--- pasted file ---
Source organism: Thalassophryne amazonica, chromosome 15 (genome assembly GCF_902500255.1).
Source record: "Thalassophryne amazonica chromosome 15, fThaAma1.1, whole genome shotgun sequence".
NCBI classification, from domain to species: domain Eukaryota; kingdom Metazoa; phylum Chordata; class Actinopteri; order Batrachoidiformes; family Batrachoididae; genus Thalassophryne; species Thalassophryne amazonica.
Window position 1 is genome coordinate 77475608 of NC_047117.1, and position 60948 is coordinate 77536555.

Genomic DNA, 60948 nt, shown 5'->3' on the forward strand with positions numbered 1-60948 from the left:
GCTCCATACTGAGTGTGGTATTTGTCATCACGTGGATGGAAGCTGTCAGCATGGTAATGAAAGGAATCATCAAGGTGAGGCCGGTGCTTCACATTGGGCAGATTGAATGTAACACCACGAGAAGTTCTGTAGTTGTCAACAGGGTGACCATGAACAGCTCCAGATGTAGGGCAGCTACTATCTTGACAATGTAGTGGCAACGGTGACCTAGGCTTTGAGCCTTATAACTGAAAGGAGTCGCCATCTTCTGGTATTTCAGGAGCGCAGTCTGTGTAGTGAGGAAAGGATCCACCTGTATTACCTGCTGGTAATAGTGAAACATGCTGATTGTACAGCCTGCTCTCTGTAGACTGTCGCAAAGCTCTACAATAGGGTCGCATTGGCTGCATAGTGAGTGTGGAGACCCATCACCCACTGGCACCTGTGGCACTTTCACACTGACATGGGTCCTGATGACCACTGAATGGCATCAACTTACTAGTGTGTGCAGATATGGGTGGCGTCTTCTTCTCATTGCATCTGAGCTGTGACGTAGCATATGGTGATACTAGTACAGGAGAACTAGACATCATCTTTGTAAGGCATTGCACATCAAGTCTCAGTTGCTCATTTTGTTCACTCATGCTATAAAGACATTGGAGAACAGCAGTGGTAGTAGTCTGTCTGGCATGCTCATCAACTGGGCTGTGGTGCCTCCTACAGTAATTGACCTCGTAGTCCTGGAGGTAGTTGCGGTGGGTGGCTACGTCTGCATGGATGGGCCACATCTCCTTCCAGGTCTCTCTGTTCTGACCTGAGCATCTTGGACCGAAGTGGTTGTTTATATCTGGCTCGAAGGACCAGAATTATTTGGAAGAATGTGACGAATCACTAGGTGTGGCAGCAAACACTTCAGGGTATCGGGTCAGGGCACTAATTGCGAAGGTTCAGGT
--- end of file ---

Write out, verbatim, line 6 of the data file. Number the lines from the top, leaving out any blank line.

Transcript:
GCTCCATACTGAGTGTGGTATTTGTCATCACGTGGATGGAAGCTGTCAGCATGGTAATGAAAGGAATCATCAAGGTGAGGCCGGTGCTTCACATTGGGCAGATTGAATGTAACACCACGAGAAGTTCTGTAGTTGTCAACAGGGTGACCATGAACAGCTCCAGATGTAGGGCAGCTACTATCTTGACAATGTAGTGGCAACGGTGACCTAGGCTTTGAGCCTTATAACTGAAAGGAGTCGCCATCTTCTGGTATTTCAGGAGCGCAGTCTGTGTAGTGAGGAAAGGATCCACCTGTATTACCTGCTGGTAATAGTGAAACATGCTGATTGTACAGCCTGCTCTCTGTAGACTGTCGCAAAGCTCTACAATAGGGTCGCATTGGCTGCATAGTGAGTGTGGAGACCCATCACCCACTGGCACCTGTGGCACTTTCACACTGACATGGGTCCTGATGACCACTGAATGGCATCAACTTACTAGTGTGTGCAGATATGGGTGGCGTCTTCTTCTCATTGCATCTGAGCTGTGACGTAGCATATGGTGATACTAGTACAGGAGAACTAGACATCATCTTTGTAAGGCATTGCACATCAAGTCTCAGTTGCTCATTTTGTTCACTCATGCTATAAAGACATTGGAGAACAGCAGTGGTAGTAGTCTGTCTGGCATGCTCATCAACTGGGCTGTGGTGCCTCCTACAGTAATTGACCTCGTAGTCCTGGAGGTAGTTGCGGTGGGTGGCTACGTCTGCATGGATGGGCCACATCTCCTTCCAGGTCTCTCTGTTCTGACCTGAGCATCTTGGACCGAAGTGGTTGTTTATATCTGGCTCGAAGGACCAGAATTATTTGGAAGAATGTGACGAATCACTAGGTGTGGCAGCAAACACTTCAGGGTATCGGGTCAGGGCACTAATTGCGAAGGTTCAGGT